There are so many times that a young chef ‘I want to do this. I want to do that. Chef, let me do this. Chef, let me do that. When are you going to let me try something different?’ It’s like… you’re a cook. You cook everyday. Enjoy it. It’s not like there’s going to be something new every day. You’re going to roast a piece of meat. Find pleasure in roasting that piece of meat everyday. Find pleasure in sharpening your knife everday. Because if you want something new everyday, you’re not going to find that. Repetition is something that is so important.
— transcribed from Thomas Keller’s episode on Heritage Radio’s Chef’ Story on what he looks for when he hires someone for any role in his organization.
Chef Keller is talking about what he looks for in people he hires but what he says holds true no matter what you do and what field you are in. At least that’s what I’ve learned and seen in my limited experience.
There’s always going to be something we all don’t want to do or even loathe. What motivates us to get up in the morning everyday and be the best we can in order to set us aside from others is desire.
What we all tend to forget when we see successful people, is their roads to that success. In this age of instant gratification, sometimes we all need little reminders and stumbling onto this podcast was a much needed reminder — at least for me.
Such a profound statement and a wise, wise man. Chef’s Story is a program on Heritage Radio and available to download for free as podcasts. I’ve listened to almost all of them. The image on top is via Epicurious where Chef Keller shares his Thanksgiving turkey recipe here.
I didn’t know where to write about this, so I’m just going to leave this here since I’m updating this blog more than my other ones.
There is a super nerdy Q&A service called Quora and a lot of Silicon Valley people answer questions from random people. And I say people of Silicon Valley lightly, as they are some incredible humans building products that are changing our planet: Twitter, Facebook, Instagram, Netflix, Spotify, on and on, you get the picture right?
I stumbled onto an answer by Justine Musk, Elon Musk’s ex-wife. Elon Musk is one of the founders of PayPal and is now founder / CEO of Tesla, Space X and a bunch of other geeky things. Her answer was so on-point, I just had to share.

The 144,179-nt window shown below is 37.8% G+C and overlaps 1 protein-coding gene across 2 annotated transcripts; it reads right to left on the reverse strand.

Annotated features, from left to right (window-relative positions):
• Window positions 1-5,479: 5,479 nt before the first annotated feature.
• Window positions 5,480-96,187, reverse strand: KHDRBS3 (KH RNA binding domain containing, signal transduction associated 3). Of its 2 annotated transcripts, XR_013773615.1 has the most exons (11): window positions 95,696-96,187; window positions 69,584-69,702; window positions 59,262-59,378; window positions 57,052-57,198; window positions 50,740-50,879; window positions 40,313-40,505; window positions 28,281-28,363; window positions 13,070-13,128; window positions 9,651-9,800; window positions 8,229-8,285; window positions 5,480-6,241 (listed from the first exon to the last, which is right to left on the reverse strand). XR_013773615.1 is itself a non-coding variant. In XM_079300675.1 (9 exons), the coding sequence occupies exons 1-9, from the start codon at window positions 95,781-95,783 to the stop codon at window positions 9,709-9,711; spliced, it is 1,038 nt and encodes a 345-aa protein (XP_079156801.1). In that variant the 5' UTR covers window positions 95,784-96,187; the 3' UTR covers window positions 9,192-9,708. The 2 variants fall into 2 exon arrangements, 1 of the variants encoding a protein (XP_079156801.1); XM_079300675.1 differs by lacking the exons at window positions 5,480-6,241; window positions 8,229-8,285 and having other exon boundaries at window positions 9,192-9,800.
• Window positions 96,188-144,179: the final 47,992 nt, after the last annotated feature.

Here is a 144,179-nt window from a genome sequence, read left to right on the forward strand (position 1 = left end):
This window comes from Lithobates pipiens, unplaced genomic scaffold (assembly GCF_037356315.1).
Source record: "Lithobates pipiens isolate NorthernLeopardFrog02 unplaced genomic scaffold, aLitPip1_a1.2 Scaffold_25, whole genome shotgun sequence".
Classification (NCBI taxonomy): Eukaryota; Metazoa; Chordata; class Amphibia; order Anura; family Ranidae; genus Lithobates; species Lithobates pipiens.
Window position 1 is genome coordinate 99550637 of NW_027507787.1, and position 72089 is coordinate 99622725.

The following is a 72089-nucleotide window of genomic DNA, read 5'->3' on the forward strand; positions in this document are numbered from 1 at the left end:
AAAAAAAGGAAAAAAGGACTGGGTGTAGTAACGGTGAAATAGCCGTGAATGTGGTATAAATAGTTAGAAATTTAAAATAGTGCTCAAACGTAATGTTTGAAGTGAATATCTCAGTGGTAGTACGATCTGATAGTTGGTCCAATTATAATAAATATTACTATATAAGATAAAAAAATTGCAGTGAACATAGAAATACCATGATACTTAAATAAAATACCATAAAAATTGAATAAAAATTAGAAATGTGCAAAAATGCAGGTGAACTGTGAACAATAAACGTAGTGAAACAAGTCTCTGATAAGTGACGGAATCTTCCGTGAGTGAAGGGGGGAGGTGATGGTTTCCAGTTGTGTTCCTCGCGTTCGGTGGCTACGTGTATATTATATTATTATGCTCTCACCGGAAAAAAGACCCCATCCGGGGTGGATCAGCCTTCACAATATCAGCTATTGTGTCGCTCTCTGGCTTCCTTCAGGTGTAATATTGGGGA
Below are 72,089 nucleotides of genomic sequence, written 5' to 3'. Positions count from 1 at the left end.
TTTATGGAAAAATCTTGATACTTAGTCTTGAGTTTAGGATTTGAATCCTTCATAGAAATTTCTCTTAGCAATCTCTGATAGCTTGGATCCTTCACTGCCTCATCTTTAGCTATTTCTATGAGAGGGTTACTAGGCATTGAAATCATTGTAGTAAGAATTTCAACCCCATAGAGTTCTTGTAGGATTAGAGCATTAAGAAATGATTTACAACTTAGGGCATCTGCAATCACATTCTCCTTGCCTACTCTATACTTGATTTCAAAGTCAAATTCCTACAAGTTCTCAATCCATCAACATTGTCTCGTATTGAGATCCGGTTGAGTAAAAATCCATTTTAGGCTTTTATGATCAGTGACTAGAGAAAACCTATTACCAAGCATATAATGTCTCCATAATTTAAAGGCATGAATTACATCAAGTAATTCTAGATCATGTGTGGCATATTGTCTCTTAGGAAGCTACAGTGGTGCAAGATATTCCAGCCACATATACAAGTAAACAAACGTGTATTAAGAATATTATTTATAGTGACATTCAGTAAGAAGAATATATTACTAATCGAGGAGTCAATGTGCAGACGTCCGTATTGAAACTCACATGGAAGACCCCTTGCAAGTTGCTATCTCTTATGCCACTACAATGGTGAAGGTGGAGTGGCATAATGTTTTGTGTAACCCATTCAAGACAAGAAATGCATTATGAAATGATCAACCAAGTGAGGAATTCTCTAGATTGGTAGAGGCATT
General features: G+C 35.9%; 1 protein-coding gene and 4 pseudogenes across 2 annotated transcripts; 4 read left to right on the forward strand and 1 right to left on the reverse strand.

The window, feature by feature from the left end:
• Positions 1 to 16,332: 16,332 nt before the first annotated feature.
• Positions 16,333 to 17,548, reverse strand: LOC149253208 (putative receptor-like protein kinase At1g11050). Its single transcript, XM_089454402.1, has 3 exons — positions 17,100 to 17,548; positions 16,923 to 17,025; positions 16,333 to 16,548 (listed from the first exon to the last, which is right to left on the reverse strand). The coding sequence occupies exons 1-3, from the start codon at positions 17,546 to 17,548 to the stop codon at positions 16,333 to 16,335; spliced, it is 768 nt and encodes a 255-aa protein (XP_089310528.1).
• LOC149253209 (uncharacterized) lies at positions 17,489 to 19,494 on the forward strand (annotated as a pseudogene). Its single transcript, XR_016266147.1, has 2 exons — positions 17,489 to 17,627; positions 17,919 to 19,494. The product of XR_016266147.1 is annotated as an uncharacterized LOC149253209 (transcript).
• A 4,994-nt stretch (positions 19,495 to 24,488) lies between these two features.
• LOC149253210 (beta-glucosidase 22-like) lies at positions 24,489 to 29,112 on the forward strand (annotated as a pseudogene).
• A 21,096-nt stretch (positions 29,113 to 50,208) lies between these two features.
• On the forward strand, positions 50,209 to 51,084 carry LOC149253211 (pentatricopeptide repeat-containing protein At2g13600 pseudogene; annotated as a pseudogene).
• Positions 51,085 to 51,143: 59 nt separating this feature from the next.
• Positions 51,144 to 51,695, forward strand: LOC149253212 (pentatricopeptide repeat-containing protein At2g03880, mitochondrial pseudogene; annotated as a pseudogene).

This has nothing to do with food or travel, Fish Markets and Japan but I wanted to get it up on one of my blogs. (Well, I only have two.) Since I’m updating here more than PixelBits (my original blog that’s been around foreverrrrrrr) I’m just going to leave this here.
Apparently it’s common knowledge that grateful people are generally happier — I had no idea. I just assumed grateful people are usually more positive and positivity attracts more positivity, leading to overall happy states. This may sound hokey and almost tree-hugger-hippie-nonsense but it turns out, there are scientific reasons.
First and foremost, it starts with understanding the heart and how it affects others:
the heart creates an elctromagnetic field that expands up to five feet from the body
this electrical field is 60 times stronger in amplitude that that of the brain source
with positive feelings, the heart’s frequency changes
with the changes, the waves become smoother and more consistent
anxiety and stress causes waves to be shorter and less organized
gratitude changes the heart’s rhythm easily and faster than any other feelings
The rhythm and frequency can rub off onto hearts and brains nearby – which is why positivity and happiness are contagious. So neat!
Gratitude, positivity and happiness are becoming – who doesn’t want to be around someone with good energy? – but not only that, a positive attitude and graciousness can change the way others feel too.
I loved this so much, I just had to share.
The original piece (that is extremely well written) is here, so make sure to check it out. A majority of this blog post is taken from that article, hopefully it’s not plagiarizing…
Anthony Bourdain has a foul mouth, likely a drunk, and stirs controversy. But you cannot deny, the man has legit entrepreneurial game. He’s written best selling books. Hosted some pretty damn good shows, and now a household name.
Maybe I can relate to him more as I’ve worked in the food industry. My very first job was as a waitress in a sushi joint — typical — then moved on to bartending. Working in food is where I picked up a lot of hustling skills that consistently help me in my non-food industry life.
In food, it’s about knowing your capabilities and ceasing opportunities. When your salary is minimum wage and you depend on tips, there is no such thing as ‘luck’ — you create your own luck. Not because you want to, but because you have to make the most out of situations in order to make ends meet.
Any business owner, founder, aspiring entrepreneur, and even individuals looking to climb the corporate ladder can learn a thing or two from successful people who have ‘made it’, in an industry as cut throat as food. And Bourdain lays it out best in this Men’s Journal interview.